by Peder Rand, Product Manager for Cellular IoT, Nordic Semiconductor
First generation (“1G”) cellular communications debuted in the 1970s. Analog systems handled the traffic and the handsets were cumbersome and expensive. But the idea caught on, and by 1990 the number of global subscribers reached 20 million. Fast forward 28 years and according to the GSM Association (GSMA), an organization that represents the interests of mobile operators, the subscriber base has surpassed five billion. And the latest generation of cellular technology, 4G Long Term Evolution (LTE), now reaches over 50 percent penetration in over 70 countries around the globe and supports inexpensive high-definition streaming services that couldn’t have even been imagined just a decade ago.
The prolonged gestation and maturation of cellular has allowed engineers to optimize the technology to meet consumer and commercial demands of ubiquity, reliability, security and ease-of-use. It has also given carriers the revenue and time to build and enhance the huge infrastructure required to support global coverage.
Cellular technology offers better coverage than any other wireless technology. Its reliability comes from the years of constant technical refinement and fierce competition among the carriers and device makers. Security—a major consideration for engineers building wireless systems—is an end-to-end priority for cellular networks. And high throughput is built in to meet the demands of millions of subscribers accessing streaming video and other data-intensive services. These strengths are reinforced by the high quality of service (QoS) that comes as a consequence of a robust protocol and the regulation, licensing and management of spectrum allocations used for cellular communication.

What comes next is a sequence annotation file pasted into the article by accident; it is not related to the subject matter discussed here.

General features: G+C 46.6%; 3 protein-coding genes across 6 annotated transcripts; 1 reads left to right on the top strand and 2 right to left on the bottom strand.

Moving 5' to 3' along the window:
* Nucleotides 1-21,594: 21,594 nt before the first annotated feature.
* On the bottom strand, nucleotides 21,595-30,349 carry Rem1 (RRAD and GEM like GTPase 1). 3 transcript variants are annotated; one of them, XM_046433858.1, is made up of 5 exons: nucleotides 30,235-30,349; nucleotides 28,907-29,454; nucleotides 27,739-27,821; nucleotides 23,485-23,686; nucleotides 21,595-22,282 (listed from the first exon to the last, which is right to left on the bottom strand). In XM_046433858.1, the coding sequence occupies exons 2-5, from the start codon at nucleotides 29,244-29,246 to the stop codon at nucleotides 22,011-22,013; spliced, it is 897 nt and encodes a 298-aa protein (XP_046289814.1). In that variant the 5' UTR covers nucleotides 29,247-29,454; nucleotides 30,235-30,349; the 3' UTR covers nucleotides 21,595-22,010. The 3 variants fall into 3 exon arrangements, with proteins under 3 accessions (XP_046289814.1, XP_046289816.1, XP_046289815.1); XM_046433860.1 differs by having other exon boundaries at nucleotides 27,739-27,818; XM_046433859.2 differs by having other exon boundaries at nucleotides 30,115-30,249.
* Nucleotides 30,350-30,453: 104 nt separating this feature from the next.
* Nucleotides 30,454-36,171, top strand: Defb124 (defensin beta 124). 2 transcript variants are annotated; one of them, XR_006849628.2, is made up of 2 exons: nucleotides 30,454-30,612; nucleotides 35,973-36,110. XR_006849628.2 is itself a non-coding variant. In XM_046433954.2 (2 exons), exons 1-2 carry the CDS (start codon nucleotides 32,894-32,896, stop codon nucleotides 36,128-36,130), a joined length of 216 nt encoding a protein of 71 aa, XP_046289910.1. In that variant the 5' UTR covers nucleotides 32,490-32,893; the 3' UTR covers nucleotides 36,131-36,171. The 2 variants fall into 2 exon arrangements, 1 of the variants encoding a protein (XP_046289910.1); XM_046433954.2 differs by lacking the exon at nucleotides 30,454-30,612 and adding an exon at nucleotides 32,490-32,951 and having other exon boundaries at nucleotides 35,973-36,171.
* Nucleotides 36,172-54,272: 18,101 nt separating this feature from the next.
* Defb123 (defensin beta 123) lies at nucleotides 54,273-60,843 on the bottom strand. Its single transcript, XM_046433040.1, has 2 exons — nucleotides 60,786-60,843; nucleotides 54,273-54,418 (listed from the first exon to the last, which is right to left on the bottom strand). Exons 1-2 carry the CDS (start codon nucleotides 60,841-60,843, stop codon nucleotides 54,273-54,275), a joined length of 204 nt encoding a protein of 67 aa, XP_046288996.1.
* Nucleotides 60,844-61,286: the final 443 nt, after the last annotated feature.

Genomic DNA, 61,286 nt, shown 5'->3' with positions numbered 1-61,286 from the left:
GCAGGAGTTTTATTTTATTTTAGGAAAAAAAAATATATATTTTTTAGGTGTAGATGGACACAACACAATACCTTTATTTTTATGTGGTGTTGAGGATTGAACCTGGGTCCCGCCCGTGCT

The many advantages of cellular technology have attracted the interest of engineers tasked with building the Internet of Things (IoT). Cellular promises a solution for directly connecting the IoT sensors of long-range, low power wide area networks (LPWANs) to the Cloud. In addition, cellular technology could be used as the basis of LPWANs that act as gateways to the Cloud for local area networks (LANs) powered by short-range wireless technologies such as Bluetooth Low Energy (Bluetooth LE) or Thread. But there’s still some work to do before either vision turns into reality.
Modems for IoT Applications
High-throughput cellular technology is extremely complex and expensive, and the hardware is bulky and power hungry. Consumers are willing to bear the cost and recharge their handsets daily because the technology provides seamless access to the services they crave. But for IoT engineers, high-throughput cellular technology’s high-cost, -complexity and -power consumption make it tough to build the networks of hundreds of compact, battery-powered sensors that will form the IoT.